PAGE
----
Vin Di Fate spoke on Surrealism,Science Fiction, Fantasy and the Supernatural Horror (ie. Dracula). He touched on the philosophy of Zeno of Elea and his questioning of what we see, how we see it and how to make sense of what we see, and logic. It was very mind mending and I am fearful I am too dim not to fully understand the fine points of what he was quickly getting out...but the quote from Chris Matthews that Vin quoted kind of summed up the top line of the discussion: " Are you going to believe me, or are you going to believe your lying eyes?" Expectation versus reality as it relates to the concept of Persistence of Vision.

We worked with Betsy and Ted Lewin today. They did their walk about, asking questions, pushing people gently to better their projects and from what I saw walking around, there is a lot of very good, very finished work. I must admit, as I got further into it today--the look and feel began to gel, and many of the spreads of my book need to be redesigned...punching up the scale, and really tweaking the design. I intitially started with a "pack the suitcase" approach...and now its looser, and more designy (at least in the spreads that I am happy with). So, I feel that I am ready to really work this thing...and that it's not all polished and shiny--it's at the starting line. I had a nice talk with Bill Thomson (a stellar children's book illustrator, fellow SU alumni, and professor at the University of Hartford) about style, about multipicity of style and his ideas and approaches to this. He was a very good crit and I really appreciate his interest (albeit I have Doug for my thesis)--I'll take whatever comes my way.

It was pretty much solid work with bookends with Vin. The dorm had free hamburgers and sodas in the breakfast room--so we did a little hanging and gabbing with our upperclassmen about their work, their classes, their understanding. We have a really amazing group of people. It is so remarkable to have more than 5 to hang out with...more PLUDs (people like us,dear). More people to learn from.

Whoa. Home Saturday. A to Cornell on Sun. Office time on Mon. Pressrun Tues> Wed. Gotta get K rolling on her AP work, on her tutoring for the PSATs and on her math. Work to do with her. Gotta get the Business rework of the business plan by August 15th. Sept 15th a color comp for the Genre Class, Oct 15th for final for genre class, Oct. 30 for the two papers. Ithaca Art Trail is October 11-12, 18-19. So, It will be busy. I need to really plan this out.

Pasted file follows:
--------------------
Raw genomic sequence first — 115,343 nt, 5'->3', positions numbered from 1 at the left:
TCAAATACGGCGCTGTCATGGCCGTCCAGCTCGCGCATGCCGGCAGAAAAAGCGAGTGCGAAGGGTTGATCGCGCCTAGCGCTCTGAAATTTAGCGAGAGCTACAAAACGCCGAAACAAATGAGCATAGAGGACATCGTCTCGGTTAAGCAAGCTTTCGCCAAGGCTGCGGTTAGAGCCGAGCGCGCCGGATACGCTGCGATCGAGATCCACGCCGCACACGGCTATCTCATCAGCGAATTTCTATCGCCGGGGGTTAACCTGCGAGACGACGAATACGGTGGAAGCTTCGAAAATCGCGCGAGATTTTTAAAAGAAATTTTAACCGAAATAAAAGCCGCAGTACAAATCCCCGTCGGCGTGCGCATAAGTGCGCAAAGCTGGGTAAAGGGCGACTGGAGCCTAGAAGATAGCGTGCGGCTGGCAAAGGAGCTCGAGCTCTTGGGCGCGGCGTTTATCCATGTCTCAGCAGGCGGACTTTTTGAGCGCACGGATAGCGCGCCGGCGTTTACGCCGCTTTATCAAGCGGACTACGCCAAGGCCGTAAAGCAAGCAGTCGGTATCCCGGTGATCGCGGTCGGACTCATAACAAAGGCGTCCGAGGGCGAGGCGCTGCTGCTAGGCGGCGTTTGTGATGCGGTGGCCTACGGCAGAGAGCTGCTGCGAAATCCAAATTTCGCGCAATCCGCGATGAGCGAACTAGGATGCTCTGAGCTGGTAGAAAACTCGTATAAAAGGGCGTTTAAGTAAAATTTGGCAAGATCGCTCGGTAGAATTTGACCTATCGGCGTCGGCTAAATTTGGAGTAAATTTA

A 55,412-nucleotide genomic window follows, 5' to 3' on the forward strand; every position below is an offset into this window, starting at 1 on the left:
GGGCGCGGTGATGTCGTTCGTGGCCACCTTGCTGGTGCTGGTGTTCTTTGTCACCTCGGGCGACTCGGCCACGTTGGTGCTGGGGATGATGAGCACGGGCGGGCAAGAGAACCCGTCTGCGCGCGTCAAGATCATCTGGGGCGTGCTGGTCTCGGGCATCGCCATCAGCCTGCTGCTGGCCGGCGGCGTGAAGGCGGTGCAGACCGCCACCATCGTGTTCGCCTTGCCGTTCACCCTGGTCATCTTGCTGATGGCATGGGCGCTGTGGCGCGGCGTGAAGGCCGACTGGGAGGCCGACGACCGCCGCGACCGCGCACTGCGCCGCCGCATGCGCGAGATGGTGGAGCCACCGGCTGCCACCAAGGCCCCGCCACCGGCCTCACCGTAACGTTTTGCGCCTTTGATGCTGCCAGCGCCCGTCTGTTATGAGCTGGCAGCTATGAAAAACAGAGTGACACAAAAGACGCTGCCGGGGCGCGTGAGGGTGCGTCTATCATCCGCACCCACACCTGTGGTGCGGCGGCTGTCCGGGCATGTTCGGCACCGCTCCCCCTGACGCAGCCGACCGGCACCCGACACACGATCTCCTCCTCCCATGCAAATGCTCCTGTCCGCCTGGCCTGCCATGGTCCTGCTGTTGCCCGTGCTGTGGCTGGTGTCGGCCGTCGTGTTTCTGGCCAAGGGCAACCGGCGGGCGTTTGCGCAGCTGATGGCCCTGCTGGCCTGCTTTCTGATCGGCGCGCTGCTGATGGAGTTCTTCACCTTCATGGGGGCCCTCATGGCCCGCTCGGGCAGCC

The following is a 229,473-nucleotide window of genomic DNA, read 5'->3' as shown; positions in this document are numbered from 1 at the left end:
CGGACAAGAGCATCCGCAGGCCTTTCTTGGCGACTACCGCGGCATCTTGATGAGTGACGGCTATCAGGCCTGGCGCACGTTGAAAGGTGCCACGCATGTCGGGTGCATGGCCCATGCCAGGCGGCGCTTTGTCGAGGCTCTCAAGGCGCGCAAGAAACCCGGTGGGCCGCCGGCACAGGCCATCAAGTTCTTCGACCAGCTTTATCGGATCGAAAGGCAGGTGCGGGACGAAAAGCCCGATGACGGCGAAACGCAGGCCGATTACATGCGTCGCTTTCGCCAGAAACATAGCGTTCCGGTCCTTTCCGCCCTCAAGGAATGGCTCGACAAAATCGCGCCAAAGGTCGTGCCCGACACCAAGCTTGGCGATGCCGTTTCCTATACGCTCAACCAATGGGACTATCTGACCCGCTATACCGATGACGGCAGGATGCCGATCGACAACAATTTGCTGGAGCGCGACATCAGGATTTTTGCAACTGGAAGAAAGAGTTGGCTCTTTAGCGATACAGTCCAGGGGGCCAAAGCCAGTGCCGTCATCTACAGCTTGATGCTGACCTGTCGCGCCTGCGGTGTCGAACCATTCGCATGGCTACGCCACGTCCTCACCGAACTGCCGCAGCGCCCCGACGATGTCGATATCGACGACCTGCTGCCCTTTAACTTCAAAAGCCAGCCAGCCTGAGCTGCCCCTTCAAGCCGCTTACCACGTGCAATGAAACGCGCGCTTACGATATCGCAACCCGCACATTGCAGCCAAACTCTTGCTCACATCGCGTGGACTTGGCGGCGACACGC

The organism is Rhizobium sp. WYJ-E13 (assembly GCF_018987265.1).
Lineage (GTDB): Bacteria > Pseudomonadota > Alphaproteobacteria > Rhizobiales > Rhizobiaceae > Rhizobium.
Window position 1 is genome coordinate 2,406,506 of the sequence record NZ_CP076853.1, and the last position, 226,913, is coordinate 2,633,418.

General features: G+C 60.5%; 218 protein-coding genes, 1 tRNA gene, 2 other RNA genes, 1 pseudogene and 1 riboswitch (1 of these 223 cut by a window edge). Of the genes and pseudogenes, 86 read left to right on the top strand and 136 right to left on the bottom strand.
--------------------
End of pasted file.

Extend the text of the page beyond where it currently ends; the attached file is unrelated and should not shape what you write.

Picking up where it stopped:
Tick tock. Time to put my head down.

Another day at the candy factory

Film Fun girl by Enoch Bolles. All other pinup girls, George Petty.
Great talks by Vin today. Pinup girls galore--hello Betty Grable, hellow Betty Page. Who is today's pinup? The Spears sisters? Paris? Scarlett? Do we even have these candy coated girls? Vin says something very funny when clicking through the work of Albert Vargas, George Petty, Enoch Bolles, Bob McGuinness, Gilette Elvgren, Peter Driben, Alan Anderson, Roy Best, Boris....these girls are " Cute as a button, Dumb as a post". Totally. When seeing these images with these words, makes it a laugh riot. Then, on the way home Paul Z. cleverly knits it to the coppertone girl with the little dog--as a form of this cheesecake, this pinup girl phenomenon. And when you take that further, there is something unsavory about the little girl with a naked bottom in the context of this work...and that we happily accept it as part of the advertising icons.

We had dinosaur painters, the nature guys (love the work of Ned Seidler), and action adventure work.. Lots of great images...some pretty garish colors that really work.

Betsy and Ted Lewin reviewed the design of book jackets and book merchandising. Then we had a day of work. Ted and Murray looked at my sketches and are encouraging me to continue the hand drawn approach socking in solid colors where needed. Hmmm. This is the scary zone...So, I need to roll as I have drawing to continue this evening. I plan on working until 10 and then heads down. Still not enough caffeine for me.